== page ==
Understanding Wavelets, Part 1: What Are Wavelets

From the series: Understanding Wavelets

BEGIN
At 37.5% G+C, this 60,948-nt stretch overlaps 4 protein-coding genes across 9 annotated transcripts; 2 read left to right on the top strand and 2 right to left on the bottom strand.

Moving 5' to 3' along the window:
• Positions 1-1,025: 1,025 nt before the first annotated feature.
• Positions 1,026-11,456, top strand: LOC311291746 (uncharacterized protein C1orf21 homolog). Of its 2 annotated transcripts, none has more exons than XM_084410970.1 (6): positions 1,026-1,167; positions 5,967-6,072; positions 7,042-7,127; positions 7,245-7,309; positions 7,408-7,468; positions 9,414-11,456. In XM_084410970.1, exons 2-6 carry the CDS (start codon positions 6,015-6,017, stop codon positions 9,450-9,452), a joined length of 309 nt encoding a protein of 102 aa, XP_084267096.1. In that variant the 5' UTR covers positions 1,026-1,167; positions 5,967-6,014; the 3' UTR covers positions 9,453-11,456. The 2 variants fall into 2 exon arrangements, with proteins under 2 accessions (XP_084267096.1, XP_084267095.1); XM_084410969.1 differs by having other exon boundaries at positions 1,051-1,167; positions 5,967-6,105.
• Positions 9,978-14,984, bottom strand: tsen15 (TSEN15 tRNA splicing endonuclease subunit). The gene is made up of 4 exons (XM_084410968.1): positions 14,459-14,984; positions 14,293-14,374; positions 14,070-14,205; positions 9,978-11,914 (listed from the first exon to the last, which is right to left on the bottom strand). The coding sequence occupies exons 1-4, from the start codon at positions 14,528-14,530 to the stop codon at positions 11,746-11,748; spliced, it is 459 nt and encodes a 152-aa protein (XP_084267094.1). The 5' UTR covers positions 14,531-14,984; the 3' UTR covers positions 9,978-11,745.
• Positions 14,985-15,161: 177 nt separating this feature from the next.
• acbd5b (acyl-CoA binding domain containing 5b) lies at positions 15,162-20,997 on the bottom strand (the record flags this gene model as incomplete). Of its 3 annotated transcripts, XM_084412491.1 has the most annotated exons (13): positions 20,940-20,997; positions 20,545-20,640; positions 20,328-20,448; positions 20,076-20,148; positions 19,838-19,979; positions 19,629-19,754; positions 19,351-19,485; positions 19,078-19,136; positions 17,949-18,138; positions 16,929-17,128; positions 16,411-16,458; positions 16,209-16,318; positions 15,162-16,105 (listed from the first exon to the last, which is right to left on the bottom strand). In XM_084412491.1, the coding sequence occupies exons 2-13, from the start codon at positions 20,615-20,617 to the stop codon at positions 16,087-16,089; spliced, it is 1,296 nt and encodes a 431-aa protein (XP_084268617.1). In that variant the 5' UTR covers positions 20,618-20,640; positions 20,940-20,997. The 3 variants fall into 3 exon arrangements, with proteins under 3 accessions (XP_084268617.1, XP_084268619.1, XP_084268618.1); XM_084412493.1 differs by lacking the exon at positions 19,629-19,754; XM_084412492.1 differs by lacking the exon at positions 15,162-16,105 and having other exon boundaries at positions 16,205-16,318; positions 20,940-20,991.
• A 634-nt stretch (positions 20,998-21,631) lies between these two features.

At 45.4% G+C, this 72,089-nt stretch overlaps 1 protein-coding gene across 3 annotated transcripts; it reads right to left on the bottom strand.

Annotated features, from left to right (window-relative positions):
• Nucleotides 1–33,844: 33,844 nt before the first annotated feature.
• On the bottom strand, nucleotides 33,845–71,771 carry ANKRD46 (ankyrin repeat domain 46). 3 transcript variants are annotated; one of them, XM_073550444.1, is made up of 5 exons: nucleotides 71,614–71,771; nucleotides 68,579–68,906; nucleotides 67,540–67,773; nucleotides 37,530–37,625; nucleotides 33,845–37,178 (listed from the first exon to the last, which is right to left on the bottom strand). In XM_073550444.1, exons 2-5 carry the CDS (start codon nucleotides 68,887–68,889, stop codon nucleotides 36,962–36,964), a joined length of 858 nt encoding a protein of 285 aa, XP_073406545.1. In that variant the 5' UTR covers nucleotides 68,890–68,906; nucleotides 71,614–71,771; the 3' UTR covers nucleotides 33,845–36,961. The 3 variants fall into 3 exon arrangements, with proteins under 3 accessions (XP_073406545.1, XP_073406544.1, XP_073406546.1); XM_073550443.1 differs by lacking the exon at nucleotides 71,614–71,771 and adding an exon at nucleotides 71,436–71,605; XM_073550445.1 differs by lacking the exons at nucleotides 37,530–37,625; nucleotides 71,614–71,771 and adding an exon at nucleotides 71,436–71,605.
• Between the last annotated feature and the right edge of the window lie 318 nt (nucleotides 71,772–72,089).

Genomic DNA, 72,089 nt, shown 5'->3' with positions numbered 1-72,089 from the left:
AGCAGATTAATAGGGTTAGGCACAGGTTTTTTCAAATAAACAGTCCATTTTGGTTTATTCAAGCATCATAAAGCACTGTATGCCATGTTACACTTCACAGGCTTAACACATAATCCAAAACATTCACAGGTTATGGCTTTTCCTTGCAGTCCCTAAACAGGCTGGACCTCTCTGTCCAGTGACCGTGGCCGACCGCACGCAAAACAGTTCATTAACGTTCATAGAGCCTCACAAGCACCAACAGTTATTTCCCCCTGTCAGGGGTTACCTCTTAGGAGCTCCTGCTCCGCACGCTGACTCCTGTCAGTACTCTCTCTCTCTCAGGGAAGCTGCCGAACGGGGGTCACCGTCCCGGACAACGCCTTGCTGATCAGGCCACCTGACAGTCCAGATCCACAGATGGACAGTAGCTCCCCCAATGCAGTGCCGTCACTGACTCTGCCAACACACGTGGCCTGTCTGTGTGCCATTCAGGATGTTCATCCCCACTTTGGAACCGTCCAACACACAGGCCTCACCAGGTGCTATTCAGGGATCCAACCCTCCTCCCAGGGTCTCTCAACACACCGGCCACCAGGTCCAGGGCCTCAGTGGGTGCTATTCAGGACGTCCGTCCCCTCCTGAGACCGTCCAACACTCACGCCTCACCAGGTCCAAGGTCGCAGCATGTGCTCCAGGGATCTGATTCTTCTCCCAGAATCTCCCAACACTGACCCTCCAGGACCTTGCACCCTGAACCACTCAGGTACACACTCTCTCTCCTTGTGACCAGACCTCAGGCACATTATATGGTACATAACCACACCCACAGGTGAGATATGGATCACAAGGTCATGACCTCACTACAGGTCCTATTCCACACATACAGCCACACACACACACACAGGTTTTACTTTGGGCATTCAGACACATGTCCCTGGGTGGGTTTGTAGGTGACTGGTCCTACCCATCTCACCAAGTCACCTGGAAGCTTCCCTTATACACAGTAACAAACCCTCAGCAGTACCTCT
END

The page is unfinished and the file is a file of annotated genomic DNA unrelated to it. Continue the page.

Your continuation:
Hello, everyone. In this introductory session, I will cover some basic wavelet concepts. I will be  primarily using a 1-D example, but the same concepts can be applied to images, as well. First, let's review what a wavelet is.  Real world data or signals frequently exhibit slowly changing trends or oscillations punctuated with transients. On the other hand, images have smooth regions interrupted by edges or abrupt changes in contrast. These abrupt changes are often the most iA=nteresting parts of the data, both perceptually and in terms of the information they provide. The Fourier transform is a powerful tool for data analysis. However, it does not represent abrupt changes efficiently. The reason for this is that the Fourier transform represents data as sum of sine waves, which are not localized in time or space. These sine waves oscillate forever. Therefore, to accurately analyze signals and images that have abrupt changes, we need to use a new class of functions that are well localized in time and frequency:  This brings us to the topic of Wavelets. A wavelet is a rapidly decaying, wave-like oscillation that has zero mean. Unlike sinusoids, which extend to infinity, a wavelet exists for a finite duration. Wavelets come in different sizes and shapes. Here are some of the well-known ones.  The availability of a wide range of wavelets is a key strength of wavelet analysis. To choose the right wavelet, you'll need to consider the application you'll use it for. We will discuss this in more detail in a subsequent  session. For now, let's focus on two important wavelet transform concepts: scaling and shifting. Let' start with scaling. Say you have a signal PSI(t).  Scaling refers to the process of stretching or shrinking the signal in time, which can be expressed using this equation [on screen]. S is the scaling factor, which is a positive value and corresponds to how much a signal is scaled in time. The scale factor is inversely proportional to frequency. For example, scaling a sine wave by 2 results in reducing its original frequency by half or by an octave. For a wavelet, there is a reciprocal relationship between scale and frequency with a constant of proportionality. This constant of proportionality is called the "center frequency" of the wavelet. This is because, unlike the sinewave, the wavelet has a band pass characteristic in the frequency domain. Mathematically, the equivalent frequency is defined using this equation [on screen], where Cf is center frequency of the wavelet, s is the wavelet scale, and delta t is the sampling interval. Therefore when you scale a wavelet by a factor of 2, it results in reducing the equivalent frequency by an octave. For instance, here is how a sym4 wavelet with center frequency 0.71 Hz corresponds to a sine wave of same frequency. A larger scale factor results in a stretched wavelet, which corresponds to a lower frequency. A smaller scale factor results in a shrunken wavelet, which corresponds to a high frequency. A stretched wavelet helps in capturing the slowly varying changes in a signal while a compressed wavelet helps in capturing abrupt changes. You can construct different scales that inversely correspond the equivalent frequencies, as mentioned earlier. Next, we'll discuss shifting. Shifting a wavelet simply means delaying or advancing the onset of the wavelet along the length of the signal. A shifted wavelet represented using this notation [on screen] means that the wavelet is shifted and centered at k. We need to shift the wavelet to align with the feature we are looking for in a signal.The two major transforms in wavelet analysis are Continuous and Discrete Wavelet Transforms. These transforms differ based on how the wavelets are scaled and shifted. More on this in the next session. But for now, you've got the basic concepts behind wavelets.


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